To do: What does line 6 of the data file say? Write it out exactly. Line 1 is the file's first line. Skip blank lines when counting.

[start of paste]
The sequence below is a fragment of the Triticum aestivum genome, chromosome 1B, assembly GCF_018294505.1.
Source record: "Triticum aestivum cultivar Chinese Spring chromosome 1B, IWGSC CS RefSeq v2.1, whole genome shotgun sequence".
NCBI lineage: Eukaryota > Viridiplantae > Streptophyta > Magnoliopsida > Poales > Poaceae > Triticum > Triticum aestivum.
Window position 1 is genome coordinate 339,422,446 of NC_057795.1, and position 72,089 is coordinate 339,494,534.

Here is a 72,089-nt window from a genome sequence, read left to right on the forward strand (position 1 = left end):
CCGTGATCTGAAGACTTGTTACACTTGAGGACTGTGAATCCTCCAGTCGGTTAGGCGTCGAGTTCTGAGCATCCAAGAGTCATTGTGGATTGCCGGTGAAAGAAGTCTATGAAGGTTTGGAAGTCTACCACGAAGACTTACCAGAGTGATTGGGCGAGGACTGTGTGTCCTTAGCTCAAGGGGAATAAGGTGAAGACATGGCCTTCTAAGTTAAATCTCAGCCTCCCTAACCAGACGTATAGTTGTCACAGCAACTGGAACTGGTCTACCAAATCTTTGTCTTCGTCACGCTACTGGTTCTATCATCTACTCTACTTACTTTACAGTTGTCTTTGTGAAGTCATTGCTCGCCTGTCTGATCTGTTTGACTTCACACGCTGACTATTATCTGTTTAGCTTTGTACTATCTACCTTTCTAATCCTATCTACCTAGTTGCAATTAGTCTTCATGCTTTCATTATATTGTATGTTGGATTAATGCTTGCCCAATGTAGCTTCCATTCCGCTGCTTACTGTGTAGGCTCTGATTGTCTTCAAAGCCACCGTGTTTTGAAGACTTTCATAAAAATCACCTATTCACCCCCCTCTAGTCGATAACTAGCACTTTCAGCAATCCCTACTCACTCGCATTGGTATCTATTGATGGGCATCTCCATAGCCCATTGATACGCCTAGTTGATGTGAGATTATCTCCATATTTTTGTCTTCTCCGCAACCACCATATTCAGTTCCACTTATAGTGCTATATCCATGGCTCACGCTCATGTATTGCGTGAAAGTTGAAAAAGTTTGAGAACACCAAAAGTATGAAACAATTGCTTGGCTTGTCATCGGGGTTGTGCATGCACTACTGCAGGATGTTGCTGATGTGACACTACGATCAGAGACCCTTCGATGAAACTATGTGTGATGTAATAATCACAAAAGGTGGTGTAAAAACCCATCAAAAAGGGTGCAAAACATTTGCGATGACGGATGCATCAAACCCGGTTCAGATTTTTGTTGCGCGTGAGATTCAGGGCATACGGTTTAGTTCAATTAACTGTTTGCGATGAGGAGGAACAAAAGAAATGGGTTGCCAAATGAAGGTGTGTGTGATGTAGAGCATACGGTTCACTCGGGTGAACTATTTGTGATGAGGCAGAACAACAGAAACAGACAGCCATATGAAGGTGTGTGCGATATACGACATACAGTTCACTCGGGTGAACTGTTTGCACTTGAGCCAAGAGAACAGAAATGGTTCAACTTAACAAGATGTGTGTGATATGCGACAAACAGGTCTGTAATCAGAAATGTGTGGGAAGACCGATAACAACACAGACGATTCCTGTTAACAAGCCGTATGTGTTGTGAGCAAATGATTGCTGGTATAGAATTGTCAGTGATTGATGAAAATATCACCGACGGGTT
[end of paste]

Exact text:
CCGTGATCTGAAGACTTGTTACACTTGAGGACTGTGAATCCTCCAGTCGGTTAGGCGTCGAGTTCTGAGCATCCAAGAGTCATTGTGGATTGCCGGTGAAAGAAGTCTATGAAGGTTTGGAAGTCTACCACGAAGACTTACCAGAGTGATTGGGCGAGGACTGTGTGTCCTTAGCTCAAGGGGAATAAGGTGAAGACATGGCCTTCTAAGTTAAATCTCAGCCTCCCTAACCAGACGTATAGTTGTCACAGCAACTGGAACTGGTCTACCAAATCTTTGTCTTCGTCACGCTACTGGTTCTATCATCTACTCTACTTACTTTACAGTTGTCTTTGTGAAGTCATTGCTCGCCTGTCTGATCTGTTTGACTTCACACGCTGACTATTATCTGTTTAGCTTTGTACTATCTACCTTTCTAATCCTATCTACCTAGTTGCAATTAGTCTTCATGCTTTCATTATATTGTATGTTGGATTAATGCTTGCCCAATGTAGCTTCCATTCCGCTGCTTACTGTGTAGGCTCTGATTGTCTTCAAAGCCACCGTGTTTTGAAGACTTTCATAAAAATCACCTATTCACCCCCCTCTAGTCGATAACTAGCACTTTCAGCAATCCCTACTCACTCGCATTGGTATCTATTGATGGGCATCTCCATAGCCCATTGATACGCCTAGTTGATGTGAGATTATCTCCATATTTTTGTCTTCTCCGCAACCACCATATTCAGTTCCACTTATAGTGCTATATCCATGGCTCACGCTCATGTATTGCGTGAAAGTTGAAAAAGTTTGAGAACACCAAAAGTATGAAACAATTGCTTGGCTTGTCATCGGGGTTGTGCATGCACTACTGCAGGATGTTGCTGATGTGACACTACGATCAGAGACCCTTCGATGAAACTATGTGTGATGTAATAATCACAAAAGGTGGTGTAAAAACCCATCAAAAAGGGTGCAAAACATTTGCGATGACGGATGCATCAAACCCGGTTCAGATTTTTGTTGCGCGTGAGATTCAGGGCATACGGTTTAGTTCAATTAACTGTTTGCGATGAGGAGGAACAAAAGAAATGGGTTGCCAAATGAAGGTGTGTGTGATGTAGAGCATACGGTTCACTCGGGTGAACTATTTGTGATGAGGCAGAACAACAGAAACAGACAGCCATATGAAGGTGTGTGCGATATACGACATACAGTTCACTCGGGTGAACTGTTTGCACTTGAGCCAAGAGAACAGAAATGGTTCAACTTAACAAGATGTGTGTGATATGCGACAAACAGGTCTGTAATCAGAAATGTGTGGGAAGACCGATAACAACACAGACGATTCCTGTTAACAAGCCGTATGTGTTGTGAGCAAATGATTGCTGGTATAGAATTGTCAGTGATTGATGAAAATATCACCGACGGGTT